Social Media Under Chevrolet Sonic's Hood

Since launching the Sonic two years ago, Chevrolet has the focus on social, with traditional media serving as the caboose for creative that launched first online. Annalisa Bluhm, Chevrolet communications manager, shared the company's strategy for the car as part of a social media panel at MediaPost's OMMA Global event this week. 

She said the problem was that not only did people not know Sonic, they weren't thinking of Chevrolet as a car company. Even now it's an uphill climb: when she asked the audience how many had heard of the car, fewer than a handful of hands went up (one belonging to this reporter.) "People didn't know about Sonic," she said, even given the car’s strong reviews and upscale on-board amenities and technology. She noted that it wasn’t a huge help that its predecessor, the Aveo, was pretty much incognito, so the brand was launching a new vehicle and a new nameplate in a new category to a younger buyer.



"In pursuing this buyer, we had to change our marketing,” she said. “Our research showed [college students and graduates] have a sense of discovery, trust and engagement. They are grounded; maybe they can afford a vehicle, or they go halfsies with parents," she says. "But they will look at something brand new." 

Thirty-three and under is also a very populous demographic, the largest generation in history, 80 million strong, and 30% bigger than Gen X. They are also brand agnostic, noted Bluhm. "More than one in three have kids, and 18% are Hispanic. And they don't feel 'warm fuzzies' for brands, including [import] auto brands. Here was a great opportunity to open up consideration."

The company is running a limited-edition color palette for the car but Bluhm says it's not about candy hues and decals. "Yes, personalization and color options are important, but they want to be taken seriously. This generation was raised during the credit crunch. So keeping it real became the framework of advertising, social, digital, etc., when it came to how to connect with this person."

A “journey of firsts" was the thematic basis of the two-year-old “Let’s Do This” campaign, whose first six months involved no TV at all, while social media dominated. Bluhm said a measure of the effectiveness of the campaign, whose creative focused on the car doing extreme "first"-type stunts of the kind YouTube generation would gravitate toward, was picked up by web magazines, online print, clips on entertainment tonight and other shows. "We made it relevant with no ads on TV, all digital."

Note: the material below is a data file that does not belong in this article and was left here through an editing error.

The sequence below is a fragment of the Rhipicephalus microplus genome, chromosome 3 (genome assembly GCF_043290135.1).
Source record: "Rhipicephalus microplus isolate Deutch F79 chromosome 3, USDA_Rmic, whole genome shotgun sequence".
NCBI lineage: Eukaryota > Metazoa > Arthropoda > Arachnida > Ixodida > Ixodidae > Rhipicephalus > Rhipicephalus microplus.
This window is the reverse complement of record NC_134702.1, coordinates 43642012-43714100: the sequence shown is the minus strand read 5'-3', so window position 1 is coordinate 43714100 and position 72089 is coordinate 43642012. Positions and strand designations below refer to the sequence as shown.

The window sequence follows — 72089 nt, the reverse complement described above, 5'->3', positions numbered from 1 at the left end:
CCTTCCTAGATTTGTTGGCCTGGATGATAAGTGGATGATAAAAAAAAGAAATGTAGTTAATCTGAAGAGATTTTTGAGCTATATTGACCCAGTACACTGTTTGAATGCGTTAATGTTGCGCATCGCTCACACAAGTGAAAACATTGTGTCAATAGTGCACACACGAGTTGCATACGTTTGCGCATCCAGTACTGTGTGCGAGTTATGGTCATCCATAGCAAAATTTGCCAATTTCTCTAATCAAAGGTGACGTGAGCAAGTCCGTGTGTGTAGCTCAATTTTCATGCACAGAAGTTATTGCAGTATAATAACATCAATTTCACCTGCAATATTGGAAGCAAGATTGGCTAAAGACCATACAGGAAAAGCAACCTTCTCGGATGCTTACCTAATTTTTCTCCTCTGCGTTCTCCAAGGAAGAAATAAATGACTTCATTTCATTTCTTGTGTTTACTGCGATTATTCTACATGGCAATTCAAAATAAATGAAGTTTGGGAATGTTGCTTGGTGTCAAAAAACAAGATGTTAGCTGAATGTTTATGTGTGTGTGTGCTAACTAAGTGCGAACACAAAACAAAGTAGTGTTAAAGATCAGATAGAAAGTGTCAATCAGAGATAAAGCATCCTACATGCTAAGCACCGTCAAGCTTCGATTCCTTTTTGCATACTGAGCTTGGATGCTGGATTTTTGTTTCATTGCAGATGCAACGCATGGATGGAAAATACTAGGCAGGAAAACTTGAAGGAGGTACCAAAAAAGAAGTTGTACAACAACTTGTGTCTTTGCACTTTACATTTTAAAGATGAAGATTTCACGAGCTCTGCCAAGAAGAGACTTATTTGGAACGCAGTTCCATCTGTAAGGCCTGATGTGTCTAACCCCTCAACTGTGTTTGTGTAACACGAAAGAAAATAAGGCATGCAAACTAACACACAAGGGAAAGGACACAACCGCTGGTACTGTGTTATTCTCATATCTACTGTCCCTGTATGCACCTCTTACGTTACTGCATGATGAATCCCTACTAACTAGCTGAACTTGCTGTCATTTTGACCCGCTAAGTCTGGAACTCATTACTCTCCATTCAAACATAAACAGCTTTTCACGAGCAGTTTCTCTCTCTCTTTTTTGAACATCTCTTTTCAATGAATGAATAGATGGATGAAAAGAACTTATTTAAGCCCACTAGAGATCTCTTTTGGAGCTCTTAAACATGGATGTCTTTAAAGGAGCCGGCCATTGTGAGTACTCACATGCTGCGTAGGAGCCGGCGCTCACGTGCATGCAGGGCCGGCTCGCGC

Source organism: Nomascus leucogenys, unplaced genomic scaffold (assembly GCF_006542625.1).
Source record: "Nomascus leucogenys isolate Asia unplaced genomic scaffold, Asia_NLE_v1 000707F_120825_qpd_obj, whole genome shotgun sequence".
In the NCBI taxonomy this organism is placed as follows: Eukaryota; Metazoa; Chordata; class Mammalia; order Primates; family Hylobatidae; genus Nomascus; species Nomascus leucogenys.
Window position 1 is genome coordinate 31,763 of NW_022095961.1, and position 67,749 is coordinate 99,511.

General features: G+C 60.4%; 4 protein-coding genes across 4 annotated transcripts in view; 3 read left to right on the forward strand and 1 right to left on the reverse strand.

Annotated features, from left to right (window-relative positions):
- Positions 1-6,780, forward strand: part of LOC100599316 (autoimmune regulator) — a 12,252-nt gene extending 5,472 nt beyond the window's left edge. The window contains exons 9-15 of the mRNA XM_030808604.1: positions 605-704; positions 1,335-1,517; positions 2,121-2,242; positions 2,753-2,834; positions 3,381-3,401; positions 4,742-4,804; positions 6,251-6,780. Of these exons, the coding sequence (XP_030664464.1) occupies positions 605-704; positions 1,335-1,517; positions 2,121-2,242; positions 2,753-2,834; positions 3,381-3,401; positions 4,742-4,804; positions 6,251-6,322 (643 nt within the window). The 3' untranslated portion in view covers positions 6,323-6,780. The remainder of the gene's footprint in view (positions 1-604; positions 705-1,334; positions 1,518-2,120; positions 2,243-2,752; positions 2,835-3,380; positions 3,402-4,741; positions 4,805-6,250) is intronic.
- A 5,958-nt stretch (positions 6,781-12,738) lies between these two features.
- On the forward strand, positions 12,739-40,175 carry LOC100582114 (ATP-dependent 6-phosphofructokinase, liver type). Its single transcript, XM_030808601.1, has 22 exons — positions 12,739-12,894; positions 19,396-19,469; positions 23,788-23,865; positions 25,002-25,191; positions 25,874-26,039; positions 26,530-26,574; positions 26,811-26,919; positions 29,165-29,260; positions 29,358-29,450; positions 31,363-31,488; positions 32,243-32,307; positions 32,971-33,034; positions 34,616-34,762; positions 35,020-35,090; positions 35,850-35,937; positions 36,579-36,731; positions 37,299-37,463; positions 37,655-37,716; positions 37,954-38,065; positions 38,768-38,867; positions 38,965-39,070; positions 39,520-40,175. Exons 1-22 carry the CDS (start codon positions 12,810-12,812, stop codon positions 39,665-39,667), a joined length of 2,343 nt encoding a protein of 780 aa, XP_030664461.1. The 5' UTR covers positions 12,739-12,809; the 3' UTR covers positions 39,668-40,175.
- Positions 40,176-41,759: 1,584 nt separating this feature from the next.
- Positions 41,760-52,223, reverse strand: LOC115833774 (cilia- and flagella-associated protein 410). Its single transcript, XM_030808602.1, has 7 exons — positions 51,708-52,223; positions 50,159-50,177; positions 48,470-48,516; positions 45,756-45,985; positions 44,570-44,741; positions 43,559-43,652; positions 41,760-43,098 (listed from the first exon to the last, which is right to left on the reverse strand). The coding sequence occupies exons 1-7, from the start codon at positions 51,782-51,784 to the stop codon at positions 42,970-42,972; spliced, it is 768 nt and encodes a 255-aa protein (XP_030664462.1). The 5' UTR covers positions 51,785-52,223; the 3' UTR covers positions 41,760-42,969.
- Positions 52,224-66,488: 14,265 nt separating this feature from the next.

Bluhm said the company also tapped into Millennial orientation around family connections. "Gen X needed to be independent and fierce and make their own way. This generation is more collective and inclusive." The company partnered with DailyBreak for a Chevy-brand program involving digital family postcards, with popular social-media voting, the winner of which won a Sonic. "We got 71,000 votes, a 24% conversion rate,” she said, adding that between the vehicle’s launch two years ago and the second quarter this year, sales of Sonic are up 230%, with 25% of owners of both Sonic and Cruze under the age of 21.

1 comment about "Social Media Under Chevrolet Sonic's Hood".
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  1. Christopher Payne-taylor from sAY-So, September 30, 2013 at 11:14 a.m.

    It is not rocket science to construct a socially-driven campaign with a contest-based platform to drive immediate sales. However, this approach, like a lot of social initiatives, fails to address the underlying issues of brand definition and differentiation. It is a superficial approach too tactically oriented to have the lasting impact holistic brand development demands. The "first things first," "commands attention," "make it your own," and "adventure-seeker" messaging are generic and relatively uninspired as are the typical glam-car visuals. By comparison, the new Toyota Corolla "let's go places" and "elevate your style," messaging is far more evocative and commanding. That may be becauseToyota has a history of good brand messaging that is more about aspiration than explanation. Short-term social fixes are all fine and good. But this is better.

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